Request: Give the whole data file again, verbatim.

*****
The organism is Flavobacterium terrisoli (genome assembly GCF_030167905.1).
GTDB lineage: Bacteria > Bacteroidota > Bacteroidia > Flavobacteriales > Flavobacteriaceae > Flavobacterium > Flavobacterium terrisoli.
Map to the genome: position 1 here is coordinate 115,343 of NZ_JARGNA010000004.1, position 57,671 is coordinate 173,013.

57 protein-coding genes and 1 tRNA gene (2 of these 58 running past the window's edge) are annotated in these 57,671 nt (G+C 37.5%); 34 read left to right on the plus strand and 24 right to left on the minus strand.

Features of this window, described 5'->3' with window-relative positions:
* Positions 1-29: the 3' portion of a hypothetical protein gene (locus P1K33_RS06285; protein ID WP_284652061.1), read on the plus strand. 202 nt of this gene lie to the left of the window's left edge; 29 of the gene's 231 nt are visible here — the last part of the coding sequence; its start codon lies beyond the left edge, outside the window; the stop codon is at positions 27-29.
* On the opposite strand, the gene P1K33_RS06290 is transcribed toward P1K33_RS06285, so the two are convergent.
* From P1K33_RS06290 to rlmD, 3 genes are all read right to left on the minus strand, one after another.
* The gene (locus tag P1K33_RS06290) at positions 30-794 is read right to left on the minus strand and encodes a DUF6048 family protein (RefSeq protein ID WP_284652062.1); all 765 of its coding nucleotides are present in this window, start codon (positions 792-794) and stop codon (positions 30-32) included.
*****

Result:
The organism is Flavobacterium terrisoli (genome assembly GCF_030167905.1).
GTDB lineage: Bacteria > Bacteroidota > Bacteroidia > Flavobacteriales > Flavobacteriaceae > Flavobacterium > Flavobacterium terrisoli.
Map to the genome: position 1 here is coordinate 115,343 of NZ_JARGNA010000004.1, position 57,671 is coordinate 173,013.

57 protein-coding genes and 1 tRNA gene (2 of these 58 running past the window's edge) are annotated in these 57,671 nt (G+C 37.5%); 34 read left to right on the plus strand and 24 right to left on the minus strand.

Features of this window, described 5'->3' with window-relative positions:
* Positions 1-29: the 3' portion of a hypothetical protein gene (locus P1K33_RS06285; protein ID WP_284652061.1), read on the plus strand. 202 nt of this gene lie to the left of the window's left edge; 29 of the gene's 231 nt are visible here — the last part of the coding sequence; its start codon lies beyond the left edge, outside the window; the stop codon is at positions 27-29.
* On the opposite strand, the gene P1K33_RS06290 is transcribed toward P1K33_RS06285, so the two are convergent.
* From P1K33_RS06290 to rlmD, 3 genes are all read right to left on the minus strand, one after another.
* The gene (locus tag P1K33_RS06290) at positions 30-794 is read right to left on the minus strand and encodes a DUF6048 family protein (RefSeq protein ID WP_284652062.1); all 765 of its coding nucleotides are present in this window, start codon (positions 792-794) and stop codon (positions 30-32) included.